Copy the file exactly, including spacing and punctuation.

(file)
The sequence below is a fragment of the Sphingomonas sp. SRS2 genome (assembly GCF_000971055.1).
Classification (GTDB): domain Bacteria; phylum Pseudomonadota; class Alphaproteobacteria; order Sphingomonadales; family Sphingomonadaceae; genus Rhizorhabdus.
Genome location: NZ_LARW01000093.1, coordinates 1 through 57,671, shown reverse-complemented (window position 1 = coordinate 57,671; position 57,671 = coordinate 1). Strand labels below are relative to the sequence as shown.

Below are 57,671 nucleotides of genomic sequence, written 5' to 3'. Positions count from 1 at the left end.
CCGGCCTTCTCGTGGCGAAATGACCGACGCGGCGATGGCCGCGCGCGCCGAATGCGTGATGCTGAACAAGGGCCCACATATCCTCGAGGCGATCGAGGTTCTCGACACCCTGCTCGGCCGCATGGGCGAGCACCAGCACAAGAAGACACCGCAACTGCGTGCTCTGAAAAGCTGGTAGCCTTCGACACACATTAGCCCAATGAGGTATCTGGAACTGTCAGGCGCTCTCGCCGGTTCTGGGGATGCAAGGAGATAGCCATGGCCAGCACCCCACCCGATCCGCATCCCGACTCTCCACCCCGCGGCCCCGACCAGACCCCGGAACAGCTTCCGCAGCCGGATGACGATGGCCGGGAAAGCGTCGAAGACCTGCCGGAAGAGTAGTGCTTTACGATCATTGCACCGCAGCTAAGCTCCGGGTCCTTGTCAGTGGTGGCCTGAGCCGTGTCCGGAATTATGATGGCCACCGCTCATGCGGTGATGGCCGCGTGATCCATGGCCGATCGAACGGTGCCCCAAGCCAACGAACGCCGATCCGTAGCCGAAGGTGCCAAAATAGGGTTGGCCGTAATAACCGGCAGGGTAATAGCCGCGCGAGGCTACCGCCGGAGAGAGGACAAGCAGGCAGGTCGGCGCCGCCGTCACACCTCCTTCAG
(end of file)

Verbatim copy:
The sequence below is a fragment of the Sphingomonas sp. SRS2 genome (assembly GCF_000971055.1).
Classification (GTDB): domain Bacteria; phylum Pseudomonadota; class Alphaproteobacteria; order Sphingomonadales; family Sphingomonadaceae; genus Rhizorhabdus.
Genome location: NZ_LARW01000093.1, coordinates 1 through 57,671, shown reverse-complemented (window position 1 = coordinate 57,671; position 57,671 = coordinate 1). Strand labels below are relative to the sequence as shown.

Below are 57,671 nucleotides of genomic sequence, written 5' to 3'. Positions count from 1 at the left end.
CCGGCCTTCTCGTGGCGAAATGACCGACGCGGCGATGGCCGCGCGCGCCGAATGCGTGATGCTGAACAAGGGCCCACATATCCTCGAGGCGATCGAGGTTCTCGACACCCTGCTCGGCCGCATGGGCGAGCACCAGCACAAGAAGACACCGCAACTGCGTGCTCTGAAAAGCTGGTAGCCTTCGACACACATTAGCCCAATGAGGTATCTGGAACTGTCAGGCGCTCTCGCCGGTTCTGGGGATGCAAGGAGATAGCCATGGCCAGCACCCCACCCGATCCGCATCCCGACTCTCCACCCCGCGGCCCCGACCAGACCCCGGAACAGCTTCCGCAGCCGGATGACGATGGCCGGGAAAGCGTCGAAGACCTGCCGGAAGAGTAGTGCTTTACGATCATTGCACCGCAGCTAAGCTCCGGGTCCTTGTCAGTGGTGGCCTGAGCCGTGTCCGGAATTATGATGGCCACCGCTCATGCGGTGATGGCCGCGTGATCCATGGCCGATCGAACGGTGCCCCAAGCCAACGAACGCCGATCCGTAGCCGAAGGTGCCAAAATAGGGTTGGCCGTAATAACCGGCAGGGTAATAGCCGCGCGAGGCTACCGCCGGAGAGAGGACAAGCAGGCAGGTCGGCGCCGCCGTCACACCTCCTTCAG